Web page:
Wills & Estates

Although death is never a pleasant subject to imagine, wills allow you to control how your property passes when you die.  Without a will and proper estate planning, your property passes according to State law.  State law does not play favorites nor take into consideration the relationships you have had with others in life.   Hence, planning for death now can give you infinitely more control over the inevitable.

Law Offices of Tristan C. Robinson, P.L.L.C. Wills, Trusts, and Estate Planning Division

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Disclaimer: Our law office has provided the below information as a point of reference to help you understand the basic/common wills and estates issues that we deal with and to help you answer basic questions. The below information is not a substitute for consultation with an attorney and should not be considered as much. The below information does not constitute our firm offering you legal advice.

Intestacy (Dying Without a Will)

Intestacy (Dying Without a Will)

  • What does intestacy mean and what is the gist of how it works?
    • When you die without a will in Texas, you are referred to as “intestate” and your property will be distributed based on State laws. The State will determine who your heirs are according to the so-called intestacy statutes, and then distribute your property differently depending on whether that property is considered community property or separate property. Generally, separate property is property owned prior to marriage, or acquired during marriage through gift or inheritance. Damages awarded from a personal injury claim, other than loss of earning capacity, are also considered separate property. Community property is considered all property other than separate property which is acquired during marriage by either spouse.

    • Community Property – If you die without a will, your community property will be distributed depending on who survives you:

      1. If you are survived by your spouse and children (or descendants of deceased children), and all of those children are your spouse’s or are descendants of deceased children (i.e., grandchildren) by you and your spouse, then all of the community property goes to your surviving spouse. It does not matter if the surviving spouse has a child that is not your descendant, so long as all of your children are descendants of both you and the surviving spouse.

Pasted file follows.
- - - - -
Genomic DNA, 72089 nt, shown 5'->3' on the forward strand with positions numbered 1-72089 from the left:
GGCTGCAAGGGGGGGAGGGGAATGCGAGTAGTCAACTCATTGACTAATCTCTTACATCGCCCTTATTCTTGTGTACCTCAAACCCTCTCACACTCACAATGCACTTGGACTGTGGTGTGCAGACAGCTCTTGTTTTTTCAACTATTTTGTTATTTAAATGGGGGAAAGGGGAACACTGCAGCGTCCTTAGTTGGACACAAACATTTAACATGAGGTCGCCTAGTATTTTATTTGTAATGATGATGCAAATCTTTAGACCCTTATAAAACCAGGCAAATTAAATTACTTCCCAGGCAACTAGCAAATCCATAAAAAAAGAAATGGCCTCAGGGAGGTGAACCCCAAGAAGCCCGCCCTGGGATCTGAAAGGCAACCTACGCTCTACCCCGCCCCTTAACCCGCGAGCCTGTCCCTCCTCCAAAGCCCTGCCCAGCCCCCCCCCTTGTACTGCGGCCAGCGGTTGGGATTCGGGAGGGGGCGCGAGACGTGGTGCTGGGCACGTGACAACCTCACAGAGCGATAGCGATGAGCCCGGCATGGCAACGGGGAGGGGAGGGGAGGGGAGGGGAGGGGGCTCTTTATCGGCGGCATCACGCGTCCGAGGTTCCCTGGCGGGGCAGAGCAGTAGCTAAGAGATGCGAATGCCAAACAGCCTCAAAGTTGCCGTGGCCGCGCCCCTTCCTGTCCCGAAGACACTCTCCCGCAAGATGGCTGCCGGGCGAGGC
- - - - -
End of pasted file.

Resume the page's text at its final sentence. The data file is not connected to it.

2. If you are survived by your spouse and children, some of whom are not children of your spouse, half your the community property will be divided equally among the surviving children, and the other half to the surviving spouse.

      3. If you are not survived by children or descendants, but are survived by your spouse, then spouse takes 100% of the community property.

    • Separate Property – If you die without a will, your separate property will be distributed depending on whether it is real or personal property:

      1. If you are survived by your spouse and children (or descendants of deceased children), and all of those children are your spouse’s or are descendants of deceased children (i.e., grandchildren) by you and your spouse, then subject to the Homestead and exempt personal property for your spouse, separate personal property passes one-third to the spouse and two-thirds to the children, while separate real property passes to the children and your surviving spouse receives a 1/3rd life estate.

      2. If your spouse survives you, but you have no children or other descendants, then subject to the Homestead and exempt personal property for your spouse, all separate personal property will pass to your spouse, while one half of your separate real property passes to your spouse and the other half of your separate real property passes to your parents (if alive) or other collateral relatives (i.e., brothers, sisters, etc.) or their descendants.

      3. If you are survived by children or their descendants, but no spouse, then all separate personal and real property passes to them.

      4. Beyond the above examples, the intestacy statute provides for inheritance by parents, siblings, and even grandparents given that they may be the only surviving heirs. Note that in Texas it not matter how remote the familial relationship is–they could potentially be an heir-at-law in certain circumstances.

  • What else happens if I die without a will?
    • Most of us have an idea of how our property should be divided at death. Without a will, you are subject to the public policy standards summarized above and have no discretion in how particular items you wish to devise at death are distributed.

    • In addition, the Texas intestacy statute does not take into consideration close friends or colleagues whom you may wish to inherit.

    • Without a will, you cannot disinherit any particular person who would otherwise receive under the intestacy statue.

    • Without a will, your estate may take much longer to distribute since a court must get involved. This is an expensive process that can leave some smaller estates almost entirely depleted by the time the distribution of the estate has actually occurred.


  • What is a Trust?